·        The best garden sites should receive at least 8 hours of full sun each day; in other words, vegetables will not grow as well if shaded by trees, walls or fences. Nearby trees and shrubs, with roots reaching into the vegetable patch will also compete for water and nutrients.

·        Level ground is easier to manage, but if the land is sloping, the rows need to be planted across the slope, not up and down.  This will help keep the soil from washing away during heavy rains.

·         A garden that is located within easy walking distance to the house is convenient for carrying tools and eventually returning with baskets of produce. 

·        For those with smaller gardens, growing crops vertically will take less space than those grown horizontally. Vining crops such as tomatoes, squash, cucumbers and pole beans can be trellised or staked to maximize space and increase garden productivity. Wooden structures, stakes, twine, wire cages or nearby wire fences are useful supports.

·        Perennial vegetables such as rhubarb and asparagus need to be planted to one side of the garden so they are not disturbed as the ground is prepared for subsequent annual crop.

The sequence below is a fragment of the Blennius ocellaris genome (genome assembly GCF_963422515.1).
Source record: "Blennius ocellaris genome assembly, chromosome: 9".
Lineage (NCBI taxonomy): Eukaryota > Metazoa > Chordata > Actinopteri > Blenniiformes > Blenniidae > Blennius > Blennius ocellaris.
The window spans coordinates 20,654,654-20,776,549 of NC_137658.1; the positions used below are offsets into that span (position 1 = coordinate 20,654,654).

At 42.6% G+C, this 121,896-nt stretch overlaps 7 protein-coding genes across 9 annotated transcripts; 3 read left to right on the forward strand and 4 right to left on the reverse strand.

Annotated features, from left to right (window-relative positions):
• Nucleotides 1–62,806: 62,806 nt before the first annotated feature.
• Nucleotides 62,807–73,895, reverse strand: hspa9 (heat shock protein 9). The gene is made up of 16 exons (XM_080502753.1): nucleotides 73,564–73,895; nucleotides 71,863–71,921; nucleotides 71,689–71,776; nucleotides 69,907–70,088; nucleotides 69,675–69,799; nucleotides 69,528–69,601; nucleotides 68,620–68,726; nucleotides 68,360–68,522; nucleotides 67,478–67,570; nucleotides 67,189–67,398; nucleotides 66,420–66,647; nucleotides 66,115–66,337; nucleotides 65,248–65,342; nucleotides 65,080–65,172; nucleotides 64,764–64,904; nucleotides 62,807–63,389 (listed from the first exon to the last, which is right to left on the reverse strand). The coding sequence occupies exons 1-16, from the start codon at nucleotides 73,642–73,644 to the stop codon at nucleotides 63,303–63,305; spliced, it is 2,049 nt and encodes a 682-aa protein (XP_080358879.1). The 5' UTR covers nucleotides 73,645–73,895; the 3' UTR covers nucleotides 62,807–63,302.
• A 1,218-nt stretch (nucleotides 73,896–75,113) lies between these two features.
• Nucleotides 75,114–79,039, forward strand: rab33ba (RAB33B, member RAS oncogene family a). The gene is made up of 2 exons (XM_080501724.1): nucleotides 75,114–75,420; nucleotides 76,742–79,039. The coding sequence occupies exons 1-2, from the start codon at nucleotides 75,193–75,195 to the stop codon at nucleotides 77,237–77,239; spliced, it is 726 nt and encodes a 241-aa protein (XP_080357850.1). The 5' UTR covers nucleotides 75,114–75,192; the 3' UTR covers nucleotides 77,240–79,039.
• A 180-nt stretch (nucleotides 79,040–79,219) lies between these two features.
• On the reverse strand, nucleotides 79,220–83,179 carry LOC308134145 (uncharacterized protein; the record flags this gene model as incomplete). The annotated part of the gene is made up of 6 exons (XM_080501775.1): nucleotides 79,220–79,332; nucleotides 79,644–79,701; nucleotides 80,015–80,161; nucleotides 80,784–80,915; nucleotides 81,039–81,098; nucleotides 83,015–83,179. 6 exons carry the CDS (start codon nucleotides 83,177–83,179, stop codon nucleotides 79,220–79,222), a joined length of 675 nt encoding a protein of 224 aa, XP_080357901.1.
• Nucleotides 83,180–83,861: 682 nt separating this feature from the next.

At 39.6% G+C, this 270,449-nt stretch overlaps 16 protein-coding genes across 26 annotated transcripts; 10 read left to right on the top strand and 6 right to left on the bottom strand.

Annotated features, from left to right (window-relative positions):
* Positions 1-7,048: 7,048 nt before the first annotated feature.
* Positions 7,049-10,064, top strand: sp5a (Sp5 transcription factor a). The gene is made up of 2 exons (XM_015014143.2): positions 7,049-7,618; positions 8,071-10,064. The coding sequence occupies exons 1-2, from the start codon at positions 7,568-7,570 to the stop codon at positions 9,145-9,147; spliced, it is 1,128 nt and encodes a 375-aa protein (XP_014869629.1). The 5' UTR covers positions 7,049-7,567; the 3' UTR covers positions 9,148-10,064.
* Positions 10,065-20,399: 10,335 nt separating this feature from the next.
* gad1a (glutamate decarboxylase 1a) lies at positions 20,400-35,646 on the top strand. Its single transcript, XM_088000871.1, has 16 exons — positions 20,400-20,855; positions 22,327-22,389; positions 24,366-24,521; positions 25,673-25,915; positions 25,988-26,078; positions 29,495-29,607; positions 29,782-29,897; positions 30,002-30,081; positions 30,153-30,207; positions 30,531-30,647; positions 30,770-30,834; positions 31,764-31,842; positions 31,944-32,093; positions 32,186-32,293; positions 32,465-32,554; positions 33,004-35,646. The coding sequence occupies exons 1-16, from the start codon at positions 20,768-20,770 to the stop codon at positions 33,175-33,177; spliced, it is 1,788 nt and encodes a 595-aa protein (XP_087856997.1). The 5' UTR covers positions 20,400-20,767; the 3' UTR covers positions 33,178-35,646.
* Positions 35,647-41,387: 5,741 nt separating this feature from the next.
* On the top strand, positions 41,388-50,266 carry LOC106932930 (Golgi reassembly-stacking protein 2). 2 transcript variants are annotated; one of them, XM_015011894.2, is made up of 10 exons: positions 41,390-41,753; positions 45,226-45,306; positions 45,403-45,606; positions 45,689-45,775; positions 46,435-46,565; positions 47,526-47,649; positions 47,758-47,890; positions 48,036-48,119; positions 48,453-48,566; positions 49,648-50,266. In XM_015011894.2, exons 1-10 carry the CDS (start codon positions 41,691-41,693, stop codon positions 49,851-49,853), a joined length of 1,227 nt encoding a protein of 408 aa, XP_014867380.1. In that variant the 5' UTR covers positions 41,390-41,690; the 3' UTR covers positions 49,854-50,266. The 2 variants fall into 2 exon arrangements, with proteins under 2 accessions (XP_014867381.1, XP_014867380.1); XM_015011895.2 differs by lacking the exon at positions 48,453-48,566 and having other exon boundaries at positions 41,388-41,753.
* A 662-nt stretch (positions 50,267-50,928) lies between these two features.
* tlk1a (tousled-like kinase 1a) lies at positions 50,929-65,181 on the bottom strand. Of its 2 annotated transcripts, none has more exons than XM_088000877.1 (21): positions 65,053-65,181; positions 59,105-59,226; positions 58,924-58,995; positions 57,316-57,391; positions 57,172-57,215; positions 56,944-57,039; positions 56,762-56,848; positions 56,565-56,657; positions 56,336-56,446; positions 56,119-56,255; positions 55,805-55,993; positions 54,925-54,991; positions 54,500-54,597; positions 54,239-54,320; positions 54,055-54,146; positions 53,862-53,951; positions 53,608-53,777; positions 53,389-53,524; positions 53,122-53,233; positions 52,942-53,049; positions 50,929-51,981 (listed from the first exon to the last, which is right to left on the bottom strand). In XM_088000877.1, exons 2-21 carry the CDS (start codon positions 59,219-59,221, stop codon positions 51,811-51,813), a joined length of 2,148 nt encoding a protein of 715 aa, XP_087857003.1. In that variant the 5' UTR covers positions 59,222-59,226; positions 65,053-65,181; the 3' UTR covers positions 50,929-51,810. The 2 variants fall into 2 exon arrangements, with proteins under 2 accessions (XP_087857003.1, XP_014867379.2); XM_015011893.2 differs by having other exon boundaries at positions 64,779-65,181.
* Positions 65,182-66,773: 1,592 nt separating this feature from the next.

·        Tall crops such as corn should be planted on the north side so they don’t shade low growing vegetables.

·        And finally, succession planting is a good gardener’s method to assure continual harvest. A crop like tomatoes can be harvested over a long period of time. Therefore one planting will last for many months. However, with other crops like corn, beets, lettuce and turnips, the entire crop will mature at approximately the same time. With a crop like corn, staggering the plantings at one to two week intervals will enable harvesting ears over a longer period of time.

An additional note: because corn is wind pollinated, it should be densely planted in order to achieve good pollination.  Planting just a few corn plants will likely result in ears that lack a full complement of kernels which is a sign of a lack of pollination.  Plantings of a minimum of 3-4 short rows will be pollinated more successfully than 1 or 2 long rows. It is best to plant 3-4 rows, about 8 feet long.